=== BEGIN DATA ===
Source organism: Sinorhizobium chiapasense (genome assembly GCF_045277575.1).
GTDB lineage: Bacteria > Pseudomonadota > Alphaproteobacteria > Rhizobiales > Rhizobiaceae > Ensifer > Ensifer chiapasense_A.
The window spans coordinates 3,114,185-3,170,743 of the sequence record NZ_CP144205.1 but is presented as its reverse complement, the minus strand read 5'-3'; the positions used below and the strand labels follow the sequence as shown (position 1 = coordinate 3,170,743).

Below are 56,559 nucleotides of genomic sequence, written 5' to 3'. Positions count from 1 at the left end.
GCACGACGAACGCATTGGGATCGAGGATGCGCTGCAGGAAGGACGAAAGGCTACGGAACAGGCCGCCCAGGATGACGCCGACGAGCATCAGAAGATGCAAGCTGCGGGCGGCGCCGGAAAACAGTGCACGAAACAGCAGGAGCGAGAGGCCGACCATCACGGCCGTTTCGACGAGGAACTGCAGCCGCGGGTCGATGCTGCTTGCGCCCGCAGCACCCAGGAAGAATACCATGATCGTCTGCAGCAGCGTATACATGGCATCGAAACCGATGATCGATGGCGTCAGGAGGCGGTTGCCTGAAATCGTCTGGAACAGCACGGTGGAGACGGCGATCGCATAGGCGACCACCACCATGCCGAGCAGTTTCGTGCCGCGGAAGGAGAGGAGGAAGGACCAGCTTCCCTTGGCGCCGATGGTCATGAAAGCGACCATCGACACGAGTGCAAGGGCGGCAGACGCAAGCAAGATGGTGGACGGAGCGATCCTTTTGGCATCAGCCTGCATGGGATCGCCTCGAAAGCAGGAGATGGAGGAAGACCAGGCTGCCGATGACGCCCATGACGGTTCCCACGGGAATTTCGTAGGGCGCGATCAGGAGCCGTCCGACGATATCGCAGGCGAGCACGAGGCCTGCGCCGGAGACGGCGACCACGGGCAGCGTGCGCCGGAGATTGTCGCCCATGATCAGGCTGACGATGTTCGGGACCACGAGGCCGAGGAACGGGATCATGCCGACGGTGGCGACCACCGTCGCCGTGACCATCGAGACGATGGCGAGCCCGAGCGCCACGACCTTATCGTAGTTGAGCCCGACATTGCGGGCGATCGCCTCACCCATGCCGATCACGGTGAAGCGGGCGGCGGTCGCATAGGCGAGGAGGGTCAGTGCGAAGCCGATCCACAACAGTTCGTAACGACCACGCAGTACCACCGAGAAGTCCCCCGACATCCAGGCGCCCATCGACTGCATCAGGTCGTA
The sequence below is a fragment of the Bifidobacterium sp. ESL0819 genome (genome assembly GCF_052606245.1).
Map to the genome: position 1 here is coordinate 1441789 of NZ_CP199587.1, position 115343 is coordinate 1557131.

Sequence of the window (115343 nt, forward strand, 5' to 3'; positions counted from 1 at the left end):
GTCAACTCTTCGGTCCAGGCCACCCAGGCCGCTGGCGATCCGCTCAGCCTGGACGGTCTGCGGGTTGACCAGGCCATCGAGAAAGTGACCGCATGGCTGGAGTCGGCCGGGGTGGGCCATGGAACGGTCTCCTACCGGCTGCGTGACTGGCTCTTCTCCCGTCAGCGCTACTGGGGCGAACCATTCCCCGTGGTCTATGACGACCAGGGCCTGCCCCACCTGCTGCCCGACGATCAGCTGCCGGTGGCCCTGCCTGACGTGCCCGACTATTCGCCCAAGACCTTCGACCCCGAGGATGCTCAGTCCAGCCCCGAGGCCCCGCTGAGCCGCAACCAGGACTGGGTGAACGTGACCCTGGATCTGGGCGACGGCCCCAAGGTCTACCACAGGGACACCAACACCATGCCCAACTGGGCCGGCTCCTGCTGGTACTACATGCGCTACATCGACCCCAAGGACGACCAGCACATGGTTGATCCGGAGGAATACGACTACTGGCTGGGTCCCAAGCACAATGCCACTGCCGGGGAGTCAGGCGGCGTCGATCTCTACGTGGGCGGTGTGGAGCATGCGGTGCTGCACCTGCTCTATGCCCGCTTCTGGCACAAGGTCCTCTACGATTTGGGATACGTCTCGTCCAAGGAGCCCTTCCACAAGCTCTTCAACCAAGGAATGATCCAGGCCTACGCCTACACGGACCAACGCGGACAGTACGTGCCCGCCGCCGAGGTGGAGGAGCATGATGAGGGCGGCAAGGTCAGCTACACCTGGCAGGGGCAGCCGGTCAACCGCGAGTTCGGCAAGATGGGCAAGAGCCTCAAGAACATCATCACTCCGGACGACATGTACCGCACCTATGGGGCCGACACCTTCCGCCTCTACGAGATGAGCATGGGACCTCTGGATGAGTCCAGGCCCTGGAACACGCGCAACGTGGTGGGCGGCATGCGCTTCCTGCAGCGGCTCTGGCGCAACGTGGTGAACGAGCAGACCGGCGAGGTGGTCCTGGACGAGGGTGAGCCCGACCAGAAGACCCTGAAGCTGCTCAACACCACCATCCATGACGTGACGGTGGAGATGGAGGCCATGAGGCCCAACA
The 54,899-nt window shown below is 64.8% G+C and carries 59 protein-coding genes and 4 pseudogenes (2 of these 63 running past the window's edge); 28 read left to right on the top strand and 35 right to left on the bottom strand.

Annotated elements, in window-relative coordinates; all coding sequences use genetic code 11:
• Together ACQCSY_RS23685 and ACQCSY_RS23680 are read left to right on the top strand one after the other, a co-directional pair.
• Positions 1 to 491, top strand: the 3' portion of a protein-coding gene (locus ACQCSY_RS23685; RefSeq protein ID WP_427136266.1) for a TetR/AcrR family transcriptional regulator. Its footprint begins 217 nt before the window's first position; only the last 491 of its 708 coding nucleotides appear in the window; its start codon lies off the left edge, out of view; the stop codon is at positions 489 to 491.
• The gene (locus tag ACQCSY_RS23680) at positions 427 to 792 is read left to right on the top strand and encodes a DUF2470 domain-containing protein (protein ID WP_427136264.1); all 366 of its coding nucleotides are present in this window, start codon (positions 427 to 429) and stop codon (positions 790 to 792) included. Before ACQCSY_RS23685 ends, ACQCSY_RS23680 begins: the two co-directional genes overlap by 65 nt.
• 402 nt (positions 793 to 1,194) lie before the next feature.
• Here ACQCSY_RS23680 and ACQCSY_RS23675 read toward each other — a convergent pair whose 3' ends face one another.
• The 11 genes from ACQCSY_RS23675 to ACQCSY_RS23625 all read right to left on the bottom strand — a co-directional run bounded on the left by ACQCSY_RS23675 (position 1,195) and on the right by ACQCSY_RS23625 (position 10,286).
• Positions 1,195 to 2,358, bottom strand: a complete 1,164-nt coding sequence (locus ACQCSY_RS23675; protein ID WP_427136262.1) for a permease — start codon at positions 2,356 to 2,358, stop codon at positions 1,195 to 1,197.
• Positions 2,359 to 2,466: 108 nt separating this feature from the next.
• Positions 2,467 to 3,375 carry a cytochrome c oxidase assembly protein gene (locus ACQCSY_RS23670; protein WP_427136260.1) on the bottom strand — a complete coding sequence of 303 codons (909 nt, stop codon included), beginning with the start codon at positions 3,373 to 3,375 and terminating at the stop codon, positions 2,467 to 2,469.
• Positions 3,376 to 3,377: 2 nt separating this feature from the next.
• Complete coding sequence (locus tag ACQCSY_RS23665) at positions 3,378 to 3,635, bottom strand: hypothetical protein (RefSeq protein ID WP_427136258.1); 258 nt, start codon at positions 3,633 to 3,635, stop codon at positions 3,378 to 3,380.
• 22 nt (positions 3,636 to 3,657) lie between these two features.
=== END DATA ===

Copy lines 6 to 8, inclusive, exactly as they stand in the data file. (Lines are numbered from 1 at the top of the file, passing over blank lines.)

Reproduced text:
The sequence below is a fragment of the Bifidobacterium sp. ESL0819 genome (genome assembly GCF_052606245.1).
Map to the genome: position 1 here is coordinate 1441789 of NZ_CP199587.1, position 115343 is coordinate 1557131.

Sequence of the window (115343 nt, forward strand, 5' to 3'; positions counted from 1 at the left end):